{[ promptMessage ]}

Bookmark it

{[ promptMessage ]}

Schieber_and_Depablo_Chapter_3 - Chapter 3 Generalized...

Info icon This preview shows pages 1–3. Sign up to view the full content.

View Full Document Right Arrow Icon
Chapter 3 Generalized Thermodynamic Potentials A theory is the more impressive the greater the simplicity of its premises, the more different kinds of things it relates, and the more extended is its area of applicability. Therefore the deep impression which classical thermodynamics made upon me. It is the only physical theory of universal content concerning which I am convinced that, within the framework of the applicability of its basic concepts, it will never be overthrown (for the special attention of those who are skeptics on principle). – Albert Einstein 1 From the postulates in Chapter 2, we have already seen that from U ( S , V , N 1 , ... , N m ) or S ( U , V , N 1 , ... , N m ) we can derive all thermodynamic informa- tion about a system. For example, we can find mechanical or thermal equations of state. However, we also know that it is sometimes convenient to use other in- dependent variables besides entropy and volume. For example, when we perform an experiment at room temperature open to the atmosphere, we are manipulating temperature and pressure, not entropy and volume. In this case, the more natural independent variables are T and P . Then, the question arises: Is there a function of ( T,P,N 1 ,...,N m ) that contains complete thermodynamic information? In other words, is there some function, say G ( T,P,N 1 ,...,N m ) from which we could derive all the equations of state? It turns out that such functions do exist, and that they are useful for solving practical problems. 1 Albert Einstein: Philosopher-Scientist, p.33, ed. by P. A. Schilpp, (Cambridge U.P., London, 1970) 61
Image of page 1

Info icon This preview has intentionally blurred sections. Sign up to view the full version.

View Full Document Right Arrow Icon
62 CHAPTER 3. GENERALIZED THERMODYNAMIC POTENTIALS In the first section we show how to derive such a function for any complete set of independent variables using Legendre Transforms. In this book we introduce three widely used potentials: the enthalpy H ( S,P,N 1 ,...,N m ), the Helmholtz potential F ( T,V,N 1 ,...,N m ), and the Gibbs free energy G ( T,P,N 1 ,...,N m ). These func- tions that contain complete thermodynamic information using independent variables besides S,V and N 1 ,...,N m are called generalized thermodynamic potentials . These quantities are essential for engineering or applied thermodynamics. For example, we already know that an isolated system attains equilibrium when the entropy is maximized. However, a system in contact with a thermal reservoir at- tains equilibrium when the Helmholtz potential F is minimized. We show below (Examples 3.2.1 and 3.2.2), that the work necessary to compress any gas isother- mally is just the change in F ( T,V,N ). In a fuel cell, G ( T,P,N ) is important. Or, in the open (flowing) systems considered in Chapter 5, we see that another such function (called enthalpy) is also important. In other words, we need not consider the entropy of the reservoir explicitly to find equilibrium. We will also see in later chapters, that the enthalpy H ( S,P,N ) plays an important role in flowing systems and in applications.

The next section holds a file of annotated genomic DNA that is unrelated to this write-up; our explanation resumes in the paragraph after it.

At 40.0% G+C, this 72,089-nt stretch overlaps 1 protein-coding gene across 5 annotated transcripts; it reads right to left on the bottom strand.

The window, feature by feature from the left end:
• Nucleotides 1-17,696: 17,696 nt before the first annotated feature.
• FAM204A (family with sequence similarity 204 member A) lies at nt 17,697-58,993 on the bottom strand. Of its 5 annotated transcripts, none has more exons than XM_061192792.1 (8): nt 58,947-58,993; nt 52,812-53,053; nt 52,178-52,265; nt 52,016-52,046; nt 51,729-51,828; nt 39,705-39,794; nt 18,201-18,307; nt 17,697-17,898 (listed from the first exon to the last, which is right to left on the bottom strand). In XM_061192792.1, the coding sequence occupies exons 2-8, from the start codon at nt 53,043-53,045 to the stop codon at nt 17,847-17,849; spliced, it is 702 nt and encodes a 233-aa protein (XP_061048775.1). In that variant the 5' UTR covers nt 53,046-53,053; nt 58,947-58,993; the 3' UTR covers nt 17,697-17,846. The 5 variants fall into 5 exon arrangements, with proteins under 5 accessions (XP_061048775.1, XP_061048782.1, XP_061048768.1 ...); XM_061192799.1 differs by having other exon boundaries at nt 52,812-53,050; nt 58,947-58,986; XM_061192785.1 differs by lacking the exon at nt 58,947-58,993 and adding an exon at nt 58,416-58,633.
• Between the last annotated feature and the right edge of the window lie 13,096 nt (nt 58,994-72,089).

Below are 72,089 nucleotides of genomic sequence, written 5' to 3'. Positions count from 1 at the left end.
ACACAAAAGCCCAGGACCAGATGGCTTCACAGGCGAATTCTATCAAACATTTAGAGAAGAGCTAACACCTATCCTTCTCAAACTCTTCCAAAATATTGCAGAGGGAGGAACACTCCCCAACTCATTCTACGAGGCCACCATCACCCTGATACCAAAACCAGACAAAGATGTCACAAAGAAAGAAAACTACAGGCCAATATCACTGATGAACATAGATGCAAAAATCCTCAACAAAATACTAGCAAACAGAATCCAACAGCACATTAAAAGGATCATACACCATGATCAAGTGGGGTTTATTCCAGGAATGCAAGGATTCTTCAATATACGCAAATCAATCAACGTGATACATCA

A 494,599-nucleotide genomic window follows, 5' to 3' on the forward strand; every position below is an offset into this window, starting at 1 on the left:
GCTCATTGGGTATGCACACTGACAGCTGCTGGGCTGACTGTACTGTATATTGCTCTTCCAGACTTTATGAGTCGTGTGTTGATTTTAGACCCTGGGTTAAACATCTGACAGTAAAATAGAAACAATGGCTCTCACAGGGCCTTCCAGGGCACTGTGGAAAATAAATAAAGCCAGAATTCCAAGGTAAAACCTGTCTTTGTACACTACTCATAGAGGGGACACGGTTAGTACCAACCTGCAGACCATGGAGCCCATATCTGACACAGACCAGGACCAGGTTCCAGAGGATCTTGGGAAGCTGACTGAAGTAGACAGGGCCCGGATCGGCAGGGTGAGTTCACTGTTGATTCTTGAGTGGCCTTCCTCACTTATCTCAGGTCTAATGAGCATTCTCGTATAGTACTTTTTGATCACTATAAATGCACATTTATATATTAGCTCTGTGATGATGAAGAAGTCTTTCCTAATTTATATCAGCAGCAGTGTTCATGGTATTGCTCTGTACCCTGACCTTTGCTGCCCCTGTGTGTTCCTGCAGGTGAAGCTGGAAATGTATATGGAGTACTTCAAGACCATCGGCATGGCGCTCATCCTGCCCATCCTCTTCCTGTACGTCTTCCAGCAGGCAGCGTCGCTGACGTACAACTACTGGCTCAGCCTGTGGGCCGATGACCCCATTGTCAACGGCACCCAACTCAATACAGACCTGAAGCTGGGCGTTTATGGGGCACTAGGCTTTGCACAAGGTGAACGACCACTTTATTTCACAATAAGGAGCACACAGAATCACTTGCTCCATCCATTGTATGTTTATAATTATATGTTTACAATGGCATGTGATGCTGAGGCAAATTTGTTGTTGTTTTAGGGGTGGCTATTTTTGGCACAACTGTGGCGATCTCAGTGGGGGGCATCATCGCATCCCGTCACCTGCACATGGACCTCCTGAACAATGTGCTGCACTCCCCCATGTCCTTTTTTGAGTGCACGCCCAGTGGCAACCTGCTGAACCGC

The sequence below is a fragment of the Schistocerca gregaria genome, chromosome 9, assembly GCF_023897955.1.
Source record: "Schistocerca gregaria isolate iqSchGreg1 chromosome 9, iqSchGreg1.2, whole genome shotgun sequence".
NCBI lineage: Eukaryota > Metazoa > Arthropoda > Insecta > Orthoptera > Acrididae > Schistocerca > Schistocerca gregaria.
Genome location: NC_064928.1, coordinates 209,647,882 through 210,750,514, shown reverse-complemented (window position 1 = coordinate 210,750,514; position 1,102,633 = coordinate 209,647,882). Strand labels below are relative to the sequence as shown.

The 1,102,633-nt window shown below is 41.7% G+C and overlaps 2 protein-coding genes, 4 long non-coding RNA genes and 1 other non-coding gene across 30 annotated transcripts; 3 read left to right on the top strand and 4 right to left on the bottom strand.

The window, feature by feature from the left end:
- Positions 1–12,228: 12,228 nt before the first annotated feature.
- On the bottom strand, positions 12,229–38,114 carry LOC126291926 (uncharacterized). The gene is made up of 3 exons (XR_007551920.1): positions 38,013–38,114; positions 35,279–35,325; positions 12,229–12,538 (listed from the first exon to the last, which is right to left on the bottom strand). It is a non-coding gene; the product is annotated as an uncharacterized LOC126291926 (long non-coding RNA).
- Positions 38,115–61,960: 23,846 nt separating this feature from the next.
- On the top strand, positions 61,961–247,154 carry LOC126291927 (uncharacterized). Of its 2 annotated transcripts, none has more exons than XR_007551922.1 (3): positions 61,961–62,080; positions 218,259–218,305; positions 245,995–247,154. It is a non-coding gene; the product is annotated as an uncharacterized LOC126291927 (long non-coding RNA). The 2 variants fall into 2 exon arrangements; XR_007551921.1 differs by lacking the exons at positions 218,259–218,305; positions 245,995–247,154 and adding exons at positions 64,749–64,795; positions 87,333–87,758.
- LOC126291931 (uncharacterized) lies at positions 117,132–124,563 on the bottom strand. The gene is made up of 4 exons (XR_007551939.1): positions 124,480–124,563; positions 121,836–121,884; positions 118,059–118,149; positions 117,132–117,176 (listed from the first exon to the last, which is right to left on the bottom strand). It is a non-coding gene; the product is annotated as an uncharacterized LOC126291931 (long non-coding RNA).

Image of page 2
Image of page 3
This is the end of the preview. Sign up to access the rest of the document.

{[ snackBarMessage ]}

What students are saying

  • Left Quote Icon

    As a current student on this bumpy collegiate pathway, I stumbled upon Course Hero, where I can find study resources for nearly all my courses, get online help from tutors 24/7, and even share my old projects, papers, and lecture notes with other students.

    Student Picture

    Kiran Temple University Fox School of Business ‘17, Course Hero Intern

  • Left Quote Icon

    I cannot even describe how much Course Hero helped me this summer. It’s truly become something I can always rely on and help me. In the end, I was not only able to survive summer classes, but I was able to thrive thanks to Course Hero.

    Student Picture

    Dana University of Pennsylvania ‘17, Course Hero Intern

  • Left Quote Icon

    The ability to access any university’s resources through Course Hero proved invaluable in my case. I was behind on Tulane coursework and actually used UCLA’s materials to help me move forward and get everything together on time.

    Student Picture

    Jill Tulane University ‘16, Course Hero Intern